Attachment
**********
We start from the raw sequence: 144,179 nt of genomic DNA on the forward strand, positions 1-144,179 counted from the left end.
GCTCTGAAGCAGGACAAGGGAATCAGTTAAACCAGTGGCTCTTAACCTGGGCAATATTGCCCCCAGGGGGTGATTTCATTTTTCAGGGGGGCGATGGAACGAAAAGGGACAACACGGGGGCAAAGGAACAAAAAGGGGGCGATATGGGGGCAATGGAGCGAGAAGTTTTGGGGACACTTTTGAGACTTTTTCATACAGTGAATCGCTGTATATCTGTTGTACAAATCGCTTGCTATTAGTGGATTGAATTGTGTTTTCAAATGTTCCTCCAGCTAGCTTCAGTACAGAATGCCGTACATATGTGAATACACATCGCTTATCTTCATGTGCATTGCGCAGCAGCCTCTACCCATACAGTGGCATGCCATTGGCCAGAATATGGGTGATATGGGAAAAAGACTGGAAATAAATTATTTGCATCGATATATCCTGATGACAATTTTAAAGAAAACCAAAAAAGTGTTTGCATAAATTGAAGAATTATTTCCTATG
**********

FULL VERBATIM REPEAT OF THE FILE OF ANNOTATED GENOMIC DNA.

We start from the raw sequence: 144,179 nt of genomic DNA on the forward strand, positions 1-144,179 counted from the left end.
GCTCTGAAGCAGGACAAGGGAATCAGTTAAACCAGTGGCTCTTAACCTGGGCAATATTGCCCCCAGGGGGTGATTTCATTTTTCAGGGGGGCGATGGAACGAAAAGGGACAACACGGGGGCAAAGGAACAAAAAGGGGGCGATATGGGGGCAATGGAGCGAGAAGTTTTGGGGACACTTTTGAGACTTTTTCATACAGTGAATCGCTGTATATCTGTTGTACAAATCGCTTGCTATTAGTGGATTGAATTGTGTTTTCAAATGTTCCTCCAGCTAGCTTCAGTACAGAATGCCGTACATATGTGAATACACATCGCTTATCTTCATGTGCATTGCGCAGCAGCCTCTACCCATACAGTGGCATGCCATTGGCCAGAATATGGGTGATATGGGAAAAAGACTGGAAATAAATTATTTGCATCGATATATCCTGATGACAATTTTAAAGAAAACCAAAAAAGTGTTTGCATAAATTGAAGAATTATTTCCTATG